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Section Abstract Introduction Methods Results Discussion Conflict of Interest Acknowledgment Funding Sources References

Basic Medical Research


Multi-hole spherical CT scan method to characterize large quantities of bones in rats

Neng Nenden Mulyaningsih,1,2 Ariadne Lakshmidevi Juwono,¹ Djarwani Soeharso Soejoko,¹ Dewi Apri Astuti³




pISSN: 0853-1773 • eISSN: 2252-8083

https://doi.org/10.13181/mji.oa.215452 Med J Indones. 2021;30:182–90


Received: April 15, 2021

Accepted: July 20, 2021


Authors' affiliation:

¹Department of Physics, Faculty of Mathematics and Natural Sciences, Universitas Indonesia, Depok, Indonesia,

²Department of Physics Education, Faculty of Mathematics and Natural Sciences, Universitas Indraprasta PGRI, Jakarta, Indonesia,

³Department of Nutrition and Feed Technology, Faculty of Animal Sciences, Institut Pertanian Bogor, Bogor, Indonesia


Corresponding author:

Neng Nenden Mulyaningsih

Department of Physics, Faculty of Mathematics and Natural Sciences, Universitas Indonesia,

F Building, Pondok Cina, Beji, Depok 16424, West Java, Indonesia

Telp/Fax: +62-21-787-2610/+62-21-786-3441

E-mail: neng.nenden51@ui.ac.id




New therapeutic options are often explored in in vivo studies using animals like rats. Since rats are small, it is difficult to examine them in a computed tomography (CT) scan. This study aimed to introduce a multi-hole spherical model CT scan method as a new, fast, economical, and reliable method to characterize large quantities of rat bones at once in estimating the timing of osteoporosis in ovariectomized white rats.



50 female white rats (12 weeks old) were treated as the control group, and 40 rats of the same age were ovariectomized to establish the osteoporosis model. Sham rats were sacrificed at 13, 15, 17, 19, and 21 weeks old, while the ovariectomized rats were sacrificed at 15, 17, 19, and 21 weeks old. Afterward, tibia bones were removed, placed in the multi-hole spherical model, and characterized using a CT scan. Their characteristics were compared using a scanning electron microscope (SEM), transmission electron microscopy (TEM), and X-ray diffraction (XRD).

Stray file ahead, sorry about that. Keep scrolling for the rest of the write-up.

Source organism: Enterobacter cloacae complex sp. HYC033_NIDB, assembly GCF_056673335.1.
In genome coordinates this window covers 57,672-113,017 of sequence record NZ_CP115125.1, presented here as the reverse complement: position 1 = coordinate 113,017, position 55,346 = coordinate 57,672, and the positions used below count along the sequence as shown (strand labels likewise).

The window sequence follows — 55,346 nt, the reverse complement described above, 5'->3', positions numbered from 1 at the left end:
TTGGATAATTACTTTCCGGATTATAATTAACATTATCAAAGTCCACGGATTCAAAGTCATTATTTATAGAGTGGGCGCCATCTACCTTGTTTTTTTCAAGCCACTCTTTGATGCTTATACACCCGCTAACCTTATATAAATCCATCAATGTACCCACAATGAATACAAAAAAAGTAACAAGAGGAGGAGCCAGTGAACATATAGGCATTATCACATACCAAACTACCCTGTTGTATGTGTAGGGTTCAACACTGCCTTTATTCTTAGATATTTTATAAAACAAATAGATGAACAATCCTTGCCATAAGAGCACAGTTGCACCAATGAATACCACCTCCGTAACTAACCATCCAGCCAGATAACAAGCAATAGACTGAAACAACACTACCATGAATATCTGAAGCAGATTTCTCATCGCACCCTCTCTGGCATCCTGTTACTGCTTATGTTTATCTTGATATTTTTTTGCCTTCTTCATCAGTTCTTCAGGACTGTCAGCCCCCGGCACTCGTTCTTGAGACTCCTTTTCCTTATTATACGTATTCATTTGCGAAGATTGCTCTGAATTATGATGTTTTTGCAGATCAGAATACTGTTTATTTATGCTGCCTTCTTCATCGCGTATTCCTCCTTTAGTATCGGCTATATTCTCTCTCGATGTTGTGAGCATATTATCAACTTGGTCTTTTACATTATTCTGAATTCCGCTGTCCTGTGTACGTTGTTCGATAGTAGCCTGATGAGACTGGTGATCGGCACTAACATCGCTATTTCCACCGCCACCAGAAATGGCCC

The Hounsfield unit scores resulted from the multi-hole spherical model CT scan method of tibia bones of rats were consistent with the percentage of the osteocyte cavities, canalicular diameters, and crystal size. The multi-hole spherical model CT scan method could produce 50 times more data than the SEM, TEM, or XRD.



Multi-hole spherical model CT scan was considered good and reliable in assessing bone quality parameters in rat samples simultaneously.



bone quality, CT scan, multi-hole spherical model, osteoporosis, ovariectomy



Dual-energy X-ray absorptiometry is the gold standard for measuring a bone mineral density, but it does not provide information on bone quality nor any insight into the architectural structure of bones. Bone microstructure, particularly trabecula, is important for determining bone strength.¹ Hence, a new method to evaluate this bone microstructure is important to solve these limitations.

Animal models of rats are commonly used in research because of their similar genetic, biological, and behavioral characteristics to humans. In addition, rats also reproduce very quickly and can adapt well to new environments. The price is also relatively low, and it can be purchased in large quantities.2,3 Moreover, rats tend to be gentle and docile, making them easy to control. According to the National Human Genome Research Institute, most rats used in medical experiments were inbred and nearly genetically identical. This, in turn, makes the results of the experiment more uniform.⁴

Due to their relatively small size, rats are technically difficult to be analyzed using a computed tomography (CT) scan. Several methods that have been commonly used were atomic absorption spectrophotometer, ultraviolet-visible spectroscopy, Fourier transform infrared spectroscopy, Raman spectroscopy, X-ray diffraction (XRD), scanning electron microscope (SEM), and transmission electron microscope (TEM).5,6 Those methods still have limitations because the sample testing was carried out one by one, resulting in a higher cost and relatively longer duration. Thus, this study was aimed to propose a multi-hole spherical model CT scan as a new, fast, economical, and reliable method to analyze rat bones.




Study design and sample collection

This research was an experimental study using ovariectomized white rats model (Rattus norvegicus). The animal procedure protocols were approved by the Ethics Committee of the Faculty of Medicine, Universitas Indonesia (No: 500/UN2.F1/ETIK/2017). All actions taken on animal models followed the principles of the Declaration of Helsinki. Rats were maintained in the Department of Nutrient Science and Feed Technology, Faculty of Animal Husbandry, Institut Pertanian Bogor, and the ovariectomy process was carried out in the Laboratory of Experimental Surgery, Division of Surgery and Radiology, Department of Clinic, Reproduction and Pathology, Faculty of Veterinary Medicine, Institut Pertanian Bogor from January to December 2018.